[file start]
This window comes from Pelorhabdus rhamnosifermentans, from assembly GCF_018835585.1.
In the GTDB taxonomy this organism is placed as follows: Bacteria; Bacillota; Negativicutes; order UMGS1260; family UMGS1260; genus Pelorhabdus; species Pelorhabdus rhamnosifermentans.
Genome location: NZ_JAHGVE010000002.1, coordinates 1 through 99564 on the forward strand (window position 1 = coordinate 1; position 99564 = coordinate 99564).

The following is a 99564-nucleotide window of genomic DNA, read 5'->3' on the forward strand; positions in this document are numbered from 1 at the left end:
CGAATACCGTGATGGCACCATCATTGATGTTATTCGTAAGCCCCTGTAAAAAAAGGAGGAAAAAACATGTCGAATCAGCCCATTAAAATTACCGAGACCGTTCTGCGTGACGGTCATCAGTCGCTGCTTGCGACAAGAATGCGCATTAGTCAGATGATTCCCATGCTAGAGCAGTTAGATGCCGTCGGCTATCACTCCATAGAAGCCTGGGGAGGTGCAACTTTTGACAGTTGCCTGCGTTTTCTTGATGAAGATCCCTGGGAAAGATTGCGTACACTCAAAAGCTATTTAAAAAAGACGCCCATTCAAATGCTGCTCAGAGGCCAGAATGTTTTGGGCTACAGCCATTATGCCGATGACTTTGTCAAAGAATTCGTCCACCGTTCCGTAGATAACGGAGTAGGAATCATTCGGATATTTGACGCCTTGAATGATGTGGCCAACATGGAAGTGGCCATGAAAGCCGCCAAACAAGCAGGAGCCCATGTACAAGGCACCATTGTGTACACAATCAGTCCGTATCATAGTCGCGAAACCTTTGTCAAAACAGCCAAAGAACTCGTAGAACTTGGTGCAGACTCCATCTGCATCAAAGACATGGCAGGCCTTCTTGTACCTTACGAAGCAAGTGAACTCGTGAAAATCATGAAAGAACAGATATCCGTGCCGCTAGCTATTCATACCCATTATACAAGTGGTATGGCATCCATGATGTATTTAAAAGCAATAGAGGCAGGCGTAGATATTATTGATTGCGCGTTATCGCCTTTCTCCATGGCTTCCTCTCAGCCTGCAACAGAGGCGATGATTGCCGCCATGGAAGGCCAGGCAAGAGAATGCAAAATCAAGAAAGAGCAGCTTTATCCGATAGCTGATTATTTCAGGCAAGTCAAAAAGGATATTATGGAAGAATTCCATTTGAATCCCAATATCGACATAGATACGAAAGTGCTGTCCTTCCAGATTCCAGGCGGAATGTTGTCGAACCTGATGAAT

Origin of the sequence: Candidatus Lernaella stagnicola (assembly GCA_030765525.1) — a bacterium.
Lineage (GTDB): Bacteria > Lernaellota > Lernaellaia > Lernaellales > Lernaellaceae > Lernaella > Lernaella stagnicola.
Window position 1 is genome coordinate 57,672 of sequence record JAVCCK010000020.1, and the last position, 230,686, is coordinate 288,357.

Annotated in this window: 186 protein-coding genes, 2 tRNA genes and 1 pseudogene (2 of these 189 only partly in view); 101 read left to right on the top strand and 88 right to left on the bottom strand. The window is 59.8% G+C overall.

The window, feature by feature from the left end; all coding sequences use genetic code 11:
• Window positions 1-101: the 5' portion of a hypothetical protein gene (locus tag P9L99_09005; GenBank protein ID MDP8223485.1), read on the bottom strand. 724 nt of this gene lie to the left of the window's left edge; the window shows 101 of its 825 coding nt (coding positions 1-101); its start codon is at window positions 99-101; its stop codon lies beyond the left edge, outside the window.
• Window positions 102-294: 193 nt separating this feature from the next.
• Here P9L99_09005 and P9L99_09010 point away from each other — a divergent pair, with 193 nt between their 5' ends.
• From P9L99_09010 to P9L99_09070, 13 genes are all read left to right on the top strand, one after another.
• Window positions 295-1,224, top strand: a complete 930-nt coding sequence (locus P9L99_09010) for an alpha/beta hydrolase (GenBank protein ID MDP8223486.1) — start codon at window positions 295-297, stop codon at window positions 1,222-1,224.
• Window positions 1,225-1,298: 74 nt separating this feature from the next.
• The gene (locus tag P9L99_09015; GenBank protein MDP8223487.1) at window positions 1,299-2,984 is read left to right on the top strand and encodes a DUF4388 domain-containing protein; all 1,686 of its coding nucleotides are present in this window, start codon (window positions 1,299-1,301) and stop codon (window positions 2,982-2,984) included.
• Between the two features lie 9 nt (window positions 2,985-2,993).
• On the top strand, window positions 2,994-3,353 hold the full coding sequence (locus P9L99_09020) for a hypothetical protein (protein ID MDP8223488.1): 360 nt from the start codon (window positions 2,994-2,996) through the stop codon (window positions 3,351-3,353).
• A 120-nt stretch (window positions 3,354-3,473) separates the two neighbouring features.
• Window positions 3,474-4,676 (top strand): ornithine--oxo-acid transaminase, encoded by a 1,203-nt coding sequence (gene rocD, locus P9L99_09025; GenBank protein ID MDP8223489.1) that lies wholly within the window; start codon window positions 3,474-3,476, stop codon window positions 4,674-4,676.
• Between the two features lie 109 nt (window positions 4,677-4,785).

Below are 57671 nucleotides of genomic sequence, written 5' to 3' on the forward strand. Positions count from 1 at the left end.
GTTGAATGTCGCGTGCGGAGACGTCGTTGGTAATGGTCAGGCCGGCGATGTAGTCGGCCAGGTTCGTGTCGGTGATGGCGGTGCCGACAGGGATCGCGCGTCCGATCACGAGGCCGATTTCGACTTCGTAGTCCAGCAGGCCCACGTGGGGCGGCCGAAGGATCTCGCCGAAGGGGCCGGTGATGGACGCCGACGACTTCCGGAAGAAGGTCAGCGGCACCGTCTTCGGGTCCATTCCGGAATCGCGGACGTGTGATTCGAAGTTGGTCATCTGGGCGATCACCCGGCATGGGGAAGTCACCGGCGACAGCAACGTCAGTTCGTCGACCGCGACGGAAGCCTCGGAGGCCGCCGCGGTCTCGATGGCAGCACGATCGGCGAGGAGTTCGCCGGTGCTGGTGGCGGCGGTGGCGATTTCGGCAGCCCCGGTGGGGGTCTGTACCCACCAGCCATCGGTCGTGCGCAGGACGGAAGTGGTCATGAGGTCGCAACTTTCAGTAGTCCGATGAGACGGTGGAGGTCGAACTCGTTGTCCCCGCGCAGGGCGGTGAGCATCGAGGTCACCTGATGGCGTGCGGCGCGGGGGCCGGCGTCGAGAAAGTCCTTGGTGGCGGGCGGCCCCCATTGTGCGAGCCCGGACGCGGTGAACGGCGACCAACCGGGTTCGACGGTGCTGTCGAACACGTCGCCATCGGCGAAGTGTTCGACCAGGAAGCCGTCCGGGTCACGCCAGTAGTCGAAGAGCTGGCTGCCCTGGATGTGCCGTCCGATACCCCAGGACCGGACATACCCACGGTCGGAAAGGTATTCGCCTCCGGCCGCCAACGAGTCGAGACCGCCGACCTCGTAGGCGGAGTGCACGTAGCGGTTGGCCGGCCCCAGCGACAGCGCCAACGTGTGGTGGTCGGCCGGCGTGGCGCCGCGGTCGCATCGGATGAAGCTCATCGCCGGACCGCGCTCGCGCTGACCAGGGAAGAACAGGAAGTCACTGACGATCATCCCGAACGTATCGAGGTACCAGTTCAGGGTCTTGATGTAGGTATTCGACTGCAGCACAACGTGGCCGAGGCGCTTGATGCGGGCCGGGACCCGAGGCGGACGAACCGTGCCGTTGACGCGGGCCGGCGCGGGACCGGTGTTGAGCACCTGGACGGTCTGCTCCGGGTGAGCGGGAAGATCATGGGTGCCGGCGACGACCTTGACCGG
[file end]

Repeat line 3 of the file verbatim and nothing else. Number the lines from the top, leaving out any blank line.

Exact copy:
Genome location: NZ_JAHGVE010000002.1, coordinates 1 through 99564 on the forward strand (window position 1 = coordinate 1; position 99564 = coordinate 99564).